Rebecca Parsons:

Then would you consider, overall, that the Labs program has been a success? And if so, how would you characterize that success and maybe, what might you change?


Andy Yates:

That's a great question. Absolutely a success, because we do have that visibility now, at an organizational level as well as individuals. We're able to see what kinds of applications people are building. We can see where the demand is. We can then take a call as to whether we want to meet that demand in different ways. We've seen some applications progress from a small experiment into something that is actually owned and managed by one of our sort of longstanding teams, and we're starting to develop a more clear pathway for that to happen. And also, one of the interesting things I mentioned at the top of the call, that's at the top of the recording, was that we don't really do a great job, we haven't really done a great job of shutting things down.


Andy Yates:

And actually what happens is things get spun up and spun off and nobody really knows where the keys are anymore. With this program, we've got a much better sense of not just what costs are happening, but how much things are being used. From that, we're able to talk to the owner's applications and and have a pretty good discussion around how much something's being used and how much value it's producing for them and for their colleagues, and where things are, trading off and trading down to zero and where people who had set up experiments have moved on from the organization or moved on from the roles that they were in. We're actually able to gracefully shut things down.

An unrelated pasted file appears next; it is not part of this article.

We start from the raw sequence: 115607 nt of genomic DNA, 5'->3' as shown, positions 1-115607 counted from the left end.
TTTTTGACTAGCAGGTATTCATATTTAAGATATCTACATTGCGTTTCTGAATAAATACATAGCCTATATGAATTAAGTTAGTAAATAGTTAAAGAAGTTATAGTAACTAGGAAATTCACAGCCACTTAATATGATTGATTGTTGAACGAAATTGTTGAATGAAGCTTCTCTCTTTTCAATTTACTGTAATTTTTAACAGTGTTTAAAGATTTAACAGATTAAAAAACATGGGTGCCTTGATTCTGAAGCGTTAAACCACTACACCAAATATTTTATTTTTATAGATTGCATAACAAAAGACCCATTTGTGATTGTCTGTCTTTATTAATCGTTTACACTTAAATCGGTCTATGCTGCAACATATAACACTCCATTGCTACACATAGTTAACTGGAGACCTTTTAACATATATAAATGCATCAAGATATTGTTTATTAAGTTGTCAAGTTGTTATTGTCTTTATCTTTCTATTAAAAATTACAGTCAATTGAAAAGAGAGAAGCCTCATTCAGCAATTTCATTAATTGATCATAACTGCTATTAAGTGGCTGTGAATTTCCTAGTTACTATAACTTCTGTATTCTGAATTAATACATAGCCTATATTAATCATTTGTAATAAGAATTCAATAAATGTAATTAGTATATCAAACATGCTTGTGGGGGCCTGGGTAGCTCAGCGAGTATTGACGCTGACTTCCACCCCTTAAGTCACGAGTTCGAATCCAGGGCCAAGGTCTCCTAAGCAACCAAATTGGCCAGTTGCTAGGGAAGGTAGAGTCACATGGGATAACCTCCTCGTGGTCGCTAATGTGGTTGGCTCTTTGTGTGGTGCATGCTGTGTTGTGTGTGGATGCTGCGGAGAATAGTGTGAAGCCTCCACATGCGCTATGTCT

Zhamak Dehghani:

And I think, for me, hearing about ThoughtWorks Lab beyond just enabling people to solve problems and use the tools that the labs provide, I think there is some interesting kind of learnings and patterns. One is, as you mentioned, people kind of copy paste. That's why the fork exists. This somewhat open source behavior, or writing software on their kind of open source guidelines, that you can either go back and contribute or you can kind of the fork and go on your way on your path experiment and learn how to do microservices instead of solving leave application problems. And also, I think, related to that, you mentioned a couple of light controls or light governance that you put in place. What I really liked was your emphasis on visibility. You measured the cost and just bringing the outcome of those measurements or the output available to people, let people make wise decisions, or sharing what other applications are out there. I think there are some interesting patterns around using open source model and light governance to enable a decentralized, fairly decentralized kind of organization.


Andy Yates: